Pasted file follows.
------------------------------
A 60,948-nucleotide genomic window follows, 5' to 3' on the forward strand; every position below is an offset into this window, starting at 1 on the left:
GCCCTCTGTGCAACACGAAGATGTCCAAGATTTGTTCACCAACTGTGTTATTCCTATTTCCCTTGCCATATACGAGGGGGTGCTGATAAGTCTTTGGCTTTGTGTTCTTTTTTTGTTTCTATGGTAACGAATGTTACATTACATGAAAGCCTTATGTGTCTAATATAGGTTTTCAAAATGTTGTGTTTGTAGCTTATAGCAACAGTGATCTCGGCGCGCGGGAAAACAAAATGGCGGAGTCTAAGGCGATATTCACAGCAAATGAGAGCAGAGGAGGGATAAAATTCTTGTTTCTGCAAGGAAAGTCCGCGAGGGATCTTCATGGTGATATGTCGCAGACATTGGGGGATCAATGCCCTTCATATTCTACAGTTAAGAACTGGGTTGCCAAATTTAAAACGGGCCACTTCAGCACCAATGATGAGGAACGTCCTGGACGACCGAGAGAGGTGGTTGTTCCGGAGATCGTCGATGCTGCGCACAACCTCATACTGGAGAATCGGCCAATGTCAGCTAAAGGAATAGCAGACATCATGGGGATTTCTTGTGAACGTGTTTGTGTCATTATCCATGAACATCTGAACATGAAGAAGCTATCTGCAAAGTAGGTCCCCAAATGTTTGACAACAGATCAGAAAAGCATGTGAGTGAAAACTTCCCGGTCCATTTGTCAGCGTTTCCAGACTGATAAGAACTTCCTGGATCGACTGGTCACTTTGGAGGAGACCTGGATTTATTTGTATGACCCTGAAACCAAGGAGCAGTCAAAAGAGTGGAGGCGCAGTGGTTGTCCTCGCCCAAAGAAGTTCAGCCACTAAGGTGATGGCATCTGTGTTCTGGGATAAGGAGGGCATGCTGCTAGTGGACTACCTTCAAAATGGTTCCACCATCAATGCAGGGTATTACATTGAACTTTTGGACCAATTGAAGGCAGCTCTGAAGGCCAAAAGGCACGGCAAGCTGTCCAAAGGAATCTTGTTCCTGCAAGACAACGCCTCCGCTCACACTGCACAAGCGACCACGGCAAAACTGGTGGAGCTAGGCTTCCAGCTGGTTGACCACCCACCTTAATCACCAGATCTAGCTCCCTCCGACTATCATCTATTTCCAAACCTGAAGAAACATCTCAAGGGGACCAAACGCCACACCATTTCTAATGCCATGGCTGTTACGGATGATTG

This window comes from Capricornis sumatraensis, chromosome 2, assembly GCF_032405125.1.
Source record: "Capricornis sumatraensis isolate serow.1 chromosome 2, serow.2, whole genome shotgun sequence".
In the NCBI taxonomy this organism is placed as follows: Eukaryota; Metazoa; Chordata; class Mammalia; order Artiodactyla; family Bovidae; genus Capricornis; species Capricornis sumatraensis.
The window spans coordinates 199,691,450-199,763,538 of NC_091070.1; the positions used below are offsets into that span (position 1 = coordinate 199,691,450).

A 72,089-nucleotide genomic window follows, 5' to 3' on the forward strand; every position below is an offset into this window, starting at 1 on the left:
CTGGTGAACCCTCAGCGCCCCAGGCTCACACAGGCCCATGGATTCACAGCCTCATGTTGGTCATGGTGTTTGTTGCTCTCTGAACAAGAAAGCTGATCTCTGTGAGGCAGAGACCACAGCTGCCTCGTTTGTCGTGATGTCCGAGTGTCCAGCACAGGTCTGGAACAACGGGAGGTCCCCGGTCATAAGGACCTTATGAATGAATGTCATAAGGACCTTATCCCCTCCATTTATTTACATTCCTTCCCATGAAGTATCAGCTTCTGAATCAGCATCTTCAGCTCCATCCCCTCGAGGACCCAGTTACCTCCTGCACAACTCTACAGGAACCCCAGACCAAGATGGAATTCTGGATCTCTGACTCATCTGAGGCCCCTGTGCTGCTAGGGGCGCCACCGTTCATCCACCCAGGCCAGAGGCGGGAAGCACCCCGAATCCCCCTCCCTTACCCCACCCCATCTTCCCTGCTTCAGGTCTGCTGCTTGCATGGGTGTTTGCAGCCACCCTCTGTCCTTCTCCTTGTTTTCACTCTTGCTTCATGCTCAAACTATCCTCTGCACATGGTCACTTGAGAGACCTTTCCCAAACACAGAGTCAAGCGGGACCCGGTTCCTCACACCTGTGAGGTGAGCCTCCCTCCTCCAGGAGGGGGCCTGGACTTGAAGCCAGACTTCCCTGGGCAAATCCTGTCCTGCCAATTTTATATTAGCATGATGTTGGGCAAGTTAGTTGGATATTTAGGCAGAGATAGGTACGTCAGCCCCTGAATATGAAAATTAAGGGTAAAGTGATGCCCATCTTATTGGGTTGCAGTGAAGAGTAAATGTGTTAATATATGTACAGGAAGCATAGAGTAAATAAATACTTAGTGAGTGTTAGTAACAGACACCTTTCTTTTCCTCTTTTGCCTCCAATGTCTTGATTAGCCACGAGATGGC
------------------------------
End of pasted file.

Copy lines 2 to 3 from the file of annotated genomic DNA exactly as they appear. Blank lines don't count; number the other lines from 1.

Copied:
GCCCTCTGTGCAACACGAAGATGTCCAAGATTTGTTCACCAACTGTGTTATTCCTATTTCCCTTGCCATATACGAGGGGGTGCTGATAAGTCTTTGGCTTTGTGTTCTTTTTTTGTTTCTATGGTAACGAATGTTACATTACATGAAAGCCTTATGTGTCTAATATAGGTTTTCAAAATGTTGTGTTTGTAGCTTATAGCAACAGTGATCTCGGCGCGCGGGAAAACAAAATGGCGGAGTCTAAGGCGATATTCACAGCAAATGAGAGCAGAGGAGGGATAAAATTCTTGTTTCTGCAAGGAAAGTCCGCGAGGGATCTTCATGGTGATATGTCGCAGACATTGGGGGATCAATGCCCTTCATATTCTACAGTTAAGAACTGGGTTGCCAAATTTAAAACGGGCCACTTCAGCACCAATGATGAGGAACGTCCTGGACGACCGAGAGAGGTGGTTGTTCCGGAGATCGTCGATGCTGCGCACAACCTCATACTGGAGAATCGGCCAATGTCAGCTAAAGGAATAGCAGACATCATGGGGATTTCTTGTGAACGTGTTTGTGTCATTATCCATGAACATCTGAACATGAAGAAGCTATCTGCAAAGTAGGTCCCCAAATGTTTGACAACAGATCAGAAAAGCATGTGAGTGAAAACTTCCCGGTCCATTTGTCAGCGTTTCCAGACTGATAAGAACTTCCTGGATCGACTGGTCACTTTGGAGGAGACCTGGATTTATTTGTATGACCCTGAAACCAAGGAGCAGTCAAAAGAGTGGAGGCGCAGTGGTTGTCCTCGCCCAAAGAAGTTCAGCCACTAAGGTGATGGCATCTGTGTTCTGGGATAAGGAGGGCATGCTGCTAGTGGACTACCTTCAAAATGGTTCCACCATCAATGCAGGGTATTACATTGAACTTTTGGACCAATTGAAGGCAGCTCTGAAGGCCAAAAGGCACGGCAAGCTGTCCAAAGGAATCTTGTTCCTGCAAGACAACGCCTCCGCTCACACTGCACAAGCGACCACGGCAAAACTGGTGGAGCTAGGCTTCCAGCTGGTTGACCACCCACCTTAATCACCAGATCTAGCTCCCTCCGACTATCATCTATTTCCAAACCTGAAGAAACATCTCAAGGGGACCAAACGCCACACCATTTCTAATGCCATGGCTGTTACGGATGATTG

This window comes from Capricornis sumatraensis, chromosome 2, assembly GCF_032405125.1.